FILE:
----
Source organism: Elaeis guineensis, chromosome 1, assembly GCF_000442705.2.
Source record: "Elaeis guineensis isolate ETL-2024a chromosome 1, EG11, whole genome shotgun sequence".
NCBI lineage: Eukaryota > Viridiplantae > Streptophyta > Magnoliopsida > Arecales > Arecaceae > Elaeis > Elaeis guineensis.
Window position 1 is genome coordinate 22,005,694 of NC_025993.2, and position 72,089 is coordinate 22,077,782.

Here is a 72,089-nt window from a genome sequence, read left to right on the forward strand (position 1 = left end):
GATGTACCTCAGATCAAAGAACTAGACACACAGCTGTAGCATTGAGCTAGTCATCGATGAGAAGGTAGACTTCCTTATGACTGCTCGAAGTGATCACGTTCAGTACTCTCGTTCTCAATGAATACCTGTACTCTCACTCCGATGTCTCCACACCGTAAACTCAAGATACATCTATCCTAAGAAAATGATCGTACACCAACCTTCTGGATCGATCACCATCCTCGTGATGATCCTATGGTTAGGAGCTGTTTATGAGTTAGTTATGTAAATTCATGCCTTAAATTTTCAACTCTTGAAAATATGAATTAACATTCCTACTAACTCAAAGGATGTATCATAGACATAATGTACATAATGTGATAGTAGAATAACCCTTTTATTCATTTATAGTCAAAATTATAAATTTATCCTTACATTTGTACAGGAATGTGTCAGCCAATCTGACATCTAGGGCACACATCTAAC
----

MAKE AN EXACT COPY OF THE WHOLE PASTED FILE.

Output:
Source organism: Elaeis guineensis, chromosome 1, assembly GCF_000442705.2.
Source record: "Elaeis guineensis isolate ETL-2024a chromosome 1, EG11, whole genome shotgun sequence".
NCBI lineage: Eukaryota > Viridiplantae > Streptophyta > Magnoliopsida > Arecales > Arecaceae > Elaeis > Elaeis guineensis.
Window position 1 is genome coordinate 22,005,694 of NC_025993.2, and position 72,089 is coordinate 22,077,782.

Here is a 72,089-nt window from a genome sequence, read left to right on the forward strand (position 1 = left end):
GATGTACCTCAGATCAAAGAACTAGACACACAGCTGTAGCATTGAGCTAGTCATCGATGAGAAGGTAGACTTCCTTATGACTGCTCGAAGTGATCACGTTCAGTACTCTCGTTCTCAATGAATACCTGTACTCTCACTCCGATGTCTCCACACCGTAAACTCAAGATACATCTATCCTAAGAAAATGATCGTACACCAACCTTCTGGATCGATCACCATCCTCGTGATGATCCTATGGTTAGGAGCTGTTTATGAGTTAGTTATGTAAATTCATGCCTTAAATTTTCAACTCTTGAAAATATGAATTAACATTCCTACTAACTCAAAGGATGTATCATAGACATAATGTACATAATGTGATAGTAGAATAACCCTTTTATTCATTTATAGTCAAAATTATAAATTTATCCTTACATTTGTACAGGAATGTGTCAGCCAATCTGACATCTAGGGCACACATCTAAC